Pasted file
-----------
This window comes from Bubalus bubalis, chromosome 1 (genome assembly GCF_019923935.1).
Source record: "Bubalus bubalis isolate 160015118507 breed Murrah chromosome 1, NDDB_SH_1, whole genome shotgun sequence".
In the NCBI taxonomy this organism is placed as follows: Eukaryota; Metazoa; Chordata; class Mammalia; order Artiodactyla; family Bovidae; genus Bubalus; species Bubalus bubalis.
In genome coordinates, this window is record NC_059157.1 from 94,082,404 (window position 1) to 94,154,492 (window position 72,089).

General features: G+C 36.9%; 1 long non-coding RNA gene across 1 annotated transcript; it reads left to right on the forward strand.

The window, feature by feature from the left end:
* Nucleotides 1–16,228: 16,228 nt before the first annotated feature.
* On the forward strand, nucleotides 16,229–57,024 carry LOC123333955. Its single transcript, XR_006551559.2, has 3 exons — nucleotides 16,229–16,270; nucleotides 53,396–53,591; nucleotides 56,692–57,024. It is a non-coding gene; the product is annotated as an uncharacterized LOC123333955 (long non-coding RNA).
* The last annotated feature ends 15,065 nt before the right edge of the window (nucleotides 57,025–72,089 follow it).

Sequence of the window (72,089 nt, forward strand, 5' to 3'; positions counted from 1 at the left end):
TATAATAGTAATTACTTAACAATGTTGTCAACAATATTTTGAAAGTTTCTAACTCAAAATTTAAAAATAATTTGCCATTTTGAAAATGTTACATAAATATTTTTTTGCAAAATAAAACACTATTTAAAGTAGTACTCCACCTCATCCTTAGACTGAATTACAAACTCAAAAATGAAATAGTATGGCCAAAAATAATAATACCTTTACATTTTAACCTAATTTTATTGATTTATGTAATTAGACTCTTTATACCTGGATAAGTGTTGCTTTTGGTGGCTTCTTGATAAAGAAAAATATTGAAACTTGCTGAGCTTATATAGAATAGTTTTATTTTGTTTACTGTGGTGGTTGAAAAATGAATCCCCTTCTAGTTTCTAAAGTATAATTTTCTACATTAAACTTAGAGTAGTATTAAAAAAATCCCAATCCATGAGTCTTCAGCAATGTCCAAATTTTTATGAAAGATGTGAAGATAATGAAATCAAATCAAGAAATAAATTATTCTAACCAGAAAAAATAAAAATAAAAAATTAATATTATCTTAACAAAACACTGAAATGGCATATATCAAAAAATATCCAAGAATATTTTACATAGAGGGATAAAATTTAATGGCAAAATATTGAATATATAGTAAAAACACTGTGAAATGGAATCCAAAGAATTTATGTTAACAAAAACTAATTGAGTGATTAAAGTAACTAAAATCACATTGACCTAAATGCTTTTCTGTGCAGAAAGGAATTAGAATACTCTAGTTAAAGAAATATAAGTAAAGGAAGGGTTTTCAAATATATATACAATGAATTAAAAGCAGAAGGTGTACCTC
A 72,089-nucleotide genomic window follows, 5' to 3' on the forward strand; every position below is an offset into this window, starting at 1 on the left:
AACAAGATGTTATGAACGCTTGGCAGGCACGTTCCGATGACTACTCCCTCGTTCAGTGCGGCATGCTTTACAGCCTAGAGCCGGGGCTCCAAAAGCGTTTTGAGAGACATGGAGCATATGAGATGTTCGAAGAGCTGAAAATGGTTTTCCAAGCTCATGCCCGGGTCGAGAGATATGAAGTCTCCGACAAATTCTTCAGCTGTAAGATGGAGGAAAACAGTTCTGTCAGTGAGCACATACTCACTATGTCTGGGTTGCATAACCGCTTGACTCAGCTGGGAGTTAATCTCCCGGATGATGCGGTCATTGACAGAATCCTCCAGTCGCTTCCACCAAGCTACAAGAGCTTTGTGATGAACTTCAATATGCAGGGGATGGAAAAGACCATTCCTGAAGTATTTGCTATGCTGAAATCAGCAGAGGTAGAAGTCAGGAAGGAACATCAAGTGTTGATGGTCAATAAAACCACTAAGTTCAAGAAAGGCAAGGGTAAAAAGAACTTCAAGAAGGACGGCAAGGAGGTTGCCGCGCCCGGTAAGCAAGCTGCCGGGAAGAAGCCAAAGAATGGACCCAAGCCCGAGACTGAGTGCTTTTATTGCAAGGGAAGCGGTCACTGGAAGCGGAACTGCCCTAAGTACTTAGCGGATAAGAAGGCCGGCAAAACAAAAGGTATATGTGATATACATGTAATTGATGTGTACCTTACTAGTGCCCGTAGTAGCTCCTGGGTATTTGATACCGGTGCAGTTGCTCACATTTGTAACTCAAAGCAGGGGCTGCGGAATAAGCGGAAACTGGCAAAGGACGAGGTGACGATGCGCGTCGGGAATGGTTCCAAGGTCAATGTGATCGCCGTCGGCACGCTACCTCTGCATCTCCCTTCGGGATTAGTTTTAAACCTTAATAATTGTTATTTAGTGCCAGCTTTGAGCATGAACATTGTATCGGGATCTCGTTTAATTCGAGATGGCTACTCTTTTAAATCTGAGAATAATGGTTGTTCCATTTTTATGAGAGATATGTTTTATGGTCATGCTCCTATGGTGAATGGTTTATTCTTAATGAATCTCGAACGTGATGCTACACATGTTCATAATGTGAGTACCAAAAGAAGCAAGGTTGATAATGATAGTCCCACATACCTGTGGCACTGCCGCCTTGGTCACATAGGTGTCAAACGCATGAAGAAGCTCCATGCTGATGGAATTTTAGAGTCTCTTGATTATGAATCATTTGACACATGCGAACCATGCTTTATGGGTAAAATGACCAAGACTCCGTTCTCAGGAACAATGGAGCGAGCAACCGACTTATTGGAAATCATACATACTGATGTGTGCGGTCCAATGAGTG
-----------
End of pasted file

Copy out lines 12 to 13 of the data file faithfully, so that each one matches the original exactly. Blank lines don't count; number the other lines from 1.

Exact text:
A 72,089-nucleotide genomic window follows, 5' to 3' on the forward strand; every position below is an offset into this window, starting at 1 on the left:
AACAAGATGTTATGAACGCTTGGCAGGCACGTTCCGATGACTACTCCCTCGTTCAGTGCGGCATGCTTTACAGCCTAGAGCCGGGGCTCCAAAAGCGTTTTGAGAGACATGGAGCATATGAGATGTTCGAAGAGCTGAAAATGGTTTTCCAAGCTCATGCCCGGGTCGAGAGATATGAAGTCTCCGACAAATTCTTCAGCTGTAAGATGGAGGAAAACAGTTCTGTCAGTGAGCACATACTCACTATGTCTGGGTTGCATAACCGCTTGACTCAGCTGGGAGTTAATCTCCCGGATGATGCGGTCATTGACAGAATCCTCCAGTCGCTTCCACCAAGCTACAAGAGCTTTGTGATGAACTTCAATATGCAGGGGATGGAAAAGACCATTCCTGAAGTATTTGCTATGCTGAAATCAGCAGAGGTAGAAGTCAGGAAGGAACATCAAGTGTTGATGGTCAATAAAACCACTAAGTTCAAGAAAGGCAAGGGTAAAAAGAACTTCAAGAAGGACGGCAAGGAGGTTGCCGCGCCCGGTAAGCAAGCTGCCGGGAAGAAGCCAAAGAATGGACCCAAGCCCGAGACTGAGTGCTTTTATTGCAAGGGAAGCGGTCACTGGAAGCGGAACTGCCCTAAGTACTTAGCGGATAAGAAGGCCGGCAAAACAAAAGGTATATGTGATATACATGTAATTGATGTGTACCTTACTAGTGCCCGTAGTAGCTCCTGGGTATTTGATACCGGTGCAGTTGCTCACATTTGTAACTCAAAGCAGGGGCTGCGGAATAAGCGGAAACTGGCAAAGGACGAGGTGACGATGCGCGTCGGGAATGGTTCCAAGGTCAATGTGATCGCCGTCGGCACGCTACCTCTGCATCTCCCTTCGGGATTAGTTTTAAACCTTAATAATTGTTATTTAGTGCCAGCTTTGAGCATGAACATTGTATCGGGATCTCGTTTAATTCGAGATGGCTACTCTTTTAAATCTGAGAATAATGGTTGTTCCATTTTTATGAGAGATATGTTTTATGGTCATGCTCCTATGGTGAATGGTTTATTCTTAATGAATCTCGAACGTGATGCTACACATGTTCATAATGTGAGTACCAAAAGAAGCAAGGTTGATAATGATAGTCCCACATACCTGTGGCACTGCCGCCTTGGTCACATAGGTGTCAAACGCATGAAGAAGCTCCATGCTGATGGAATTTTAGAGTCTCTTGATTATGAATCATTTGACACATGCGAACCATGCTTTATGGGTAAAATGACCAAGACTCCGTTCTCAGGAACAATGGAGCGAGCAACCGACTTATTGGAAATCATACATACTGATGTGTGCGGTCCAATGAGTG